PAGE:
As the House this week takes up the Democrats' legislation requiring government price negotiations for Medicare Part D, it is useful to consider a point that they have not wanted to address: namely, the fact that we cannot have government drug price negotiation without a formulary.

The Democrats continue to use the Department of Veterans Affairs' (VA) drug plan as their vision for Medicare Part D.  Unfortunately for America's seniors, they fail to point out that the fundamental tool that goes hand-in-hand with VA price negotiation is a formulary which limits the number of drugs available.

Why?  When the government grows unsatisfied with price negotiations, it simply removes that drug from the formulary.  Although H.R. 4 does not call for a formulary, the New York Times reported on January 7 that economists and health policy experts believe the only way for the government to achieve savings is to steer patients toward certain preferred drugs.  A formulary is the logical outcome of such a process.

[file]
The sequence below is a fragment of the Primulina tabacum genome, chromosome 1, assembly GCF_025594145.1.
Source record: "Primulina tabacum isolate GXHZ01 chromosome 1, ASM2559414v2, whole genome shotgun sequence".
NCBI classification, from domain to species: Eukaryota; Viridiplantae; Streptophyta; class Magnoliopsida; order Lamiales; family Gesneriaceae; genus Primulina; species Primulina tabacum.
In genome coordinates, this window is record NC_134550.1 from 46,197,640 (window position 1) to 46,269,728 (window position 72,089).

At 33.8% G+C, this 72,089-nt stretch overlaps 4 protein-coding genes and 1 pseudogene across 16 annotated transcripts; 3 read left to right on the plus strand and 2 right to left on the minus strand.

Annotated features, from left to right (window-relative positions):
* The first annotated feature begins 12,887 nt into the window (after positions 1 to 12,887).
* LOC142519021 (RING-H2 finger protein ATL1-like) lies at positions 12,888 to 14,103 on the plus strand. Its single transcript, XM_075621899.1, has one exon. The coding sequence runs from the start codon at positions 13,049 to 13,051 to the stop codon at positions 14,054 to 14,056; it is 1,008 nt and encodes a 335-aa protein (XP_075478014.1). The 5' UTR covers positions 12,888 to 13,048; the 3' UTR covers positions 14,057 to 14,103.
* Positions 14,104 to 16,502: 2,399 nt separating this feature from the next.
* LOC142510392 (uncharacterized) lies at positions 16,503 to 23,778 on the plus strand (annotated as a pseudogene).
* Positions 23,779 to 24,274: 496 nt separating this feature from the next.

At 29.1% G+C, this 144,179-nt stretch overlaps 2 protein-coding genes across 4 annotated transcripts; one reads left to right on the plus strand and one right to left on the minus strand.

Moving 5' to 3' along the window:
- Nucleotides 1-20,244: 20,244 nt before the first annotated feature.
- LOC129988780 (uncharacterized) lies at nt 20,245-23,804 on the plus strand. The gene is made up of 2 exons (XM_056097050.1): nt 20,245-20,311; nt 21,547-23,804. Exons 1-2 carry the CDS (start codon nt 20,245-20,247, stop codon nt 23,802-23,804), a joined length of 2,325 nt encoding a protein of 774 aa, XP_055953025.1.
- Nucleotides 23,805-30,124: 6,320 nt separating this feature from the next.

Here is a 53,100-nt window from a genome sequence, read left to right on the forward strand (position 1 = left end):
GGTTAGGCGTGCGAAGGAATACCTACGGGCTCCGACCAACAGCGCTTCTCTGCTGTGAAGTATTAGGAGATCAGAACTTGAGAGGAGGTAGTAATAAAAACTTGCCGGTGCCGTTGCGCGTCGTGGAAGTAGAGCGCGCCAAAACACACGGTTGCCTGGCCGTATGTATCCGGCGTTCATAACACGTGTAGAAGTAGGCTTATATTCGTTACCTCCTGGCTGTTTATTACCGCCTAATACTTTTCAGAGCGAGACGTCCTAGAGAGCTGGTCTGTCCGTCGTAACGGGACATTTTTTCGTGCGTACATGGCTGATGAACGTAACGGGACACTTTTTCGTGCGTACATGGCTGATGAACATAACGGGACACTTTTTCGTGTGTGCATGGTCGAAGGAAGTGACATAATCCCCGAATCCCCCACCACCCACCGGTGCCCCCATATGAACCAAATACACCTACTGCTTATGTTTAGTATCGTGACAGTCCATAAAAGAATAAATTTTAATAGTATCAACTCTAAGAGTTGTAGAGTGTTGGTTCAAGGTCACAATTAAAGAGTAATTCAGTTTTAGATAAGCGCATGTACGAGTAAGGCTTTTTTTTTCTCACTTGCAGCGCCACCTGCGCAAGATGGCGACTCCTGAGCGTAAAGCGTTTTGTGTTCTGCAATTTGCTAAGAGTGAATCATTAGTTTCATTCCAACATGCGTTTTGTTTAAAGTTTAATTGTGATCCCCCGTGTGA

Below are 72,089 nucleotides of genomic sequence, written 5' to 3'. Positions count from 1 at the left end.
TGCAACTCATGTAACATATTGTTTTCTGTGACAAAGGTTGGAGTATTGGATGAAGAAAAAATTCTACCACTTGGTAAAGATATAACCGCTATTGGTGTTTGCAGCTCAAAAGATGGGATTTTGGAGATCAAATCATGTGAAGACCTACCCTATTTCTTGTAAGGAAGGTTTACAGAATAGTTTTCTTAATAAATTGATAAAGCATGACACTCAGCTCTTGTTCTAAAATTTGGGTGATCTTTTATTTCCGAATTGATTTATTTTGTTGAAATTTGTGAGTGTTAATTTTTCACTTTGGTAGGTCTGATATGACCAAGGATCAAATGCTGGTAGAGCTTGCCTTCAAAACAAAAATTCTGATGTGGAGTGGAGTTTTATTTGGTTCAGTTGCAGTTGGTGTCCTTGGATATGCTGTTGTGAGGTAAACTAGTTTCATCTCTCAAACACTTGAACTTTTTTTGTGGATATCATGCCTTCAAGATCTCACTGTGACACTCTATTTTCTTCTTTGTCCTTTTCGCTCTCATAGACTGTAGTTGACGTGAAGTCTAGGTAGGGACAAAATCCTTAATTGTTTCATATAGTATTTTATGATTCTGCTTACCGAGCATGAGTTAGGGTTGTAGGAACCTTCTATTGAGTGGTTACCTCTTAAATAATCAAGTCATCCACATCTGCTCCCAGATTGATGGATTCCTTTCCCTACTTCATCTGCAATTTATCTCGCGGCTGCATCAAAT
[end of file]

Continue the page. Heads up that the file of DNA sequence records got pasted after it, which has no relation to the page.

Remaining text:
The VA's formulary illustrates why we should be concerned.  According to a study published by the Manhattan Institute, of the drugs approved by the Food and Drug Administration (FDA) in the 1990s, just 38 percent are on the VA formulary.  Of drugs that received FDA approval since 2000, only 19 percent are available to VA beneficiaries.  Perhaps that's why one million of the 3.8 million Medicare-age beneficiaries enrolled for VA health benefits chose to enroll in Medicare Part D when it became available.

According the a Public Opinion Strategies Poll, in just the first year of the Part D benefit seniors have already seen their drug costs decrease by 54 percent.  Medicare Part D has been successful in using the power of the marketplace to lower costs and keep options open to seniors and their doctors.  According to the Congressional Budget Office, H.R. 4 would have a negligible impact in terms of reducing federal spending.  Consequently, government price negotiation stands only to decrease choices for seniors, many of them low-income, who have gained prescription drug coverage and seen dramatic decreases in their drug costs as a result of Medicare Part D.